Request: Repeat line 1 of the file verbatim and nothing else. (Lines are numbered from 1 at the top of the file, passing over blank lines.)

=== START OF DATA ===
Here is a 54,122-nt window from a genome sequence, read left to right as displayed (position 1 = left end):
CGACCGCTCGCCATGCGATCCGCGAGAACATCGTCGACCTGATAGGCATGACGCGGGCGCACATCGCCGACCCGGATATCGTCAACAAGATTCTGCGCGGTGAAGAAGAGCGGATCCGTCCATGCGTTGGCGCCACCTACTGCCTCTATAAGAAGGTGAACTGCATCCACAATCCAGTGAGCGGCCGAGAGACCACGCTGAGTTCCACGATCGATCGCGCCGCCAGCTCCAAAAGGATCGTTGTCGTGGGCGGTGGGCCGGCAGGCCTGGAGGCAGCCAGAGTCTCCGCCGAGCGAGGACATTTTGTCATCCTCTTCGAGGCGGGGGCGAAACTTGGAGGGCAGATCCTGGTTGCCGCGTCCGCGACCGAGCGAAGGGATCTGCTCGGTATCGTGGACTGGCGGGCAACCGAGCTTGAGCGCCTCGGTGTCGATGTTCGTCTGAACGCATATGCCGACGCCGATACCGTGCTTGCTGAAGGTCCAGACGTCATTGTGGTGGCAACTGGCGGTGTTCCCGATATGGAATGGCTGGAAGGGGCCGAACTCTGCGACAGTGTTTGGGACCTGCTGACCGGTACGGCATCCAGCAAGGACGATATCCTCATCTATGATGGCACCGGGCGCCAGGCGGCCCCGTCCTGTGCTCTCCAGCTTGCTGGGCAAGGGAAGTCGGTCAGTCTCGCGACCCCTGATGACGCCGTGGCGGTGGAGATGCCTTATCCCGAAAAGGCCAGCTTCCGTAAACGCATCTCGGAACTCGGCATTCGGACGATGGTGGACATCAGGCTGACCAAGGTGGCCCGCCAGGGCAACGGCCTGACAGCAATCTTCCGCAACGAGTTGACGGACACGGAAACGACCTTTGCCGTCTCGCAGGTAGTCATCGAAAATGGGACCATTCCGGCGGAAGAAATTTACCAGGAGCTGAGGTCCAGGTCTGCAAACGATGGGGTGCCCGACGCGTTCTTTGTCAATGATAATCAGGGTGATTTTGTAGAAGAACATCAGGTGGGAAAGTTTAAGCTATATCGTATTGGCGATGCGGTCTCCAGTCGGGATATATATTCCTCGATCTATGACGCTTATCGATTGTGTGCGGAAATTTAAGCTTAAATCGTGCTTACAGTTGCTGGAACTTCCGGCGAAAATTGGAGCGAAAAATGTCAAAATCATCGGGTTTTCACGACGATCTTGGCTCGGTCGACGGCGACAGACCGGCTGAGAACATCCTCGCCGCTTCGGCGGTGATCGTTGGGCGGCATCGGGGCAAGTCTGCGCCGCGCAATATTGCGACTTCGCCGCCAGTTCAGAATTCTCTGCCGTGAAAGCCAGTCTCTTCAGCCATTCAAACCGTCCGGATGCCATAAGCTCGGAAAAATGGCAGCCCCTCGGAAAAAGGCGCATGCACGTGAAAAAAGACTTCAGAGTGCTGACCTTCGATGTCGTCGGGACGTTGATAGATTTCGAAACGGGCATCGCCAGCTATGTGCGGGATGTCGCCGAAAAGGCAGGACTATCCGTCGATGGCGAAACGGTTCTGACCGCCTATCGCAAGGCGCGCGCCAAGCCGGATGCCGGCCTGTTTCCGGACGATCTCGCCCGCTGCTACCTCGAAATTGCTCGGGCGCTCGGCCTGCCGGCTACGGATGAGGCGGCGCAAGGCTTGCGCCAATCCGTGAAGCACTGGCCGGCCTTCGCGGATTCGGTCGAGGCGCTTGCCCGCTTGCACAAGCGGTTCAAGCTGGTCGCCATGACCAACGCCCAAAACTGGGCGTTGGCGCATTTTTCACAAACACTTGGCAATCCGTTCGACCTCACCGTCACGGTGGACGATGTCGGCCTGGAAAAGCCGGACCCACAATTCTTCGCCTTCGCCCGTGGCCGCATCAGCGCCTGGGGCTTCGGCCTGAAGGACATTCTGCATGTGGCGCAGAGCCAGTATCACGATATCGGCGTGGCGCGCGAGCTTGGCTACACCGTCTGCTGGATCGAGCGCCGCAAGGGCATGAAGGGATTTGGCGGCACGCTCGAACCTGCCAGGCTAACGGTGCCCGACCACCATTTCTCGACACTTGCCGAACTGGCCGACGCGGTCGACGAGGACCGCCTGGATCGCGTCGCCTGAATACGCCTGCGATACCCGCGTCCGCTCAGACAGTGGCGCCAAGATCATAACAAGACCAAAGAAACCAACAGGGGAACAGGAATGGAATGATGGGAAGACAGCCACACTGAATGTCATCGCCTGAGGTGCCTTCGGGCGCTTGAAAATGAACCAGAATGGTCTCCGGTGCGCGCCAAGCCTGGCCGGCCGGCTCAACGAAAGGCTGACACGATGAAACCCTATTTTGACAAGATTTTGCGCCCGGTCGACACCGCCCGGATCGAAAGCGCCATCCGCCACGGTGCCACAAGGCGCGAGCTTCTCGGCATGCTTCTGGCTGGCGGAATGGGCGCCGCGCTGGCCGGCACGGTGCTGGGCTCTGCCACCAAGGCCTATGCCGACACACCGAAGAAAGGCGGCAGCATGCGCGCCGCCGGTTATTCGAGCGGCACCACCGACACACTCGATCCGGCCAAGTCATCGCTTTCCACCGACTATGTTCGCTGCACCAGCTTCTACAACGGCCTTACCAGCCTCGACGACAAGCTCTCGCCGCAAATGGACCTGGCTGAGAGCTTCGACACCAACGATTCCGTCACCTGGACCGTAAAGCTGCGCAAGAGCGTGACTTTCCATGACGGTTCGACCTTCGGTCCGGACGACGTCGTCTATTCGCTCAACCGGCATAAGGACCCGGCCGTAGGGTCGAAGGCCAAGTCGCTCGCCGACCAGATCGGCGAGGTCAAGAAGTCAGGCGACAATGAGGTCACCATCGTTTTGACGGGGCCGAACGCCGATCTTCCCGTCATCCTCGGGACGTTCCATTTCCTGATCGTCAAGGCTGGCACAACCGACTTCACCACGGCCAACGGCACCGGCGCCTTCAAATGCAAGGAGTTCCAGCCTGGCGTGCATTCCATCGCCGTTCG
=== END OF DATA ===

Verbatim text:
Here is a 54,122-nt window from a genome sequence, read left to right as displayed (position 1 = left end):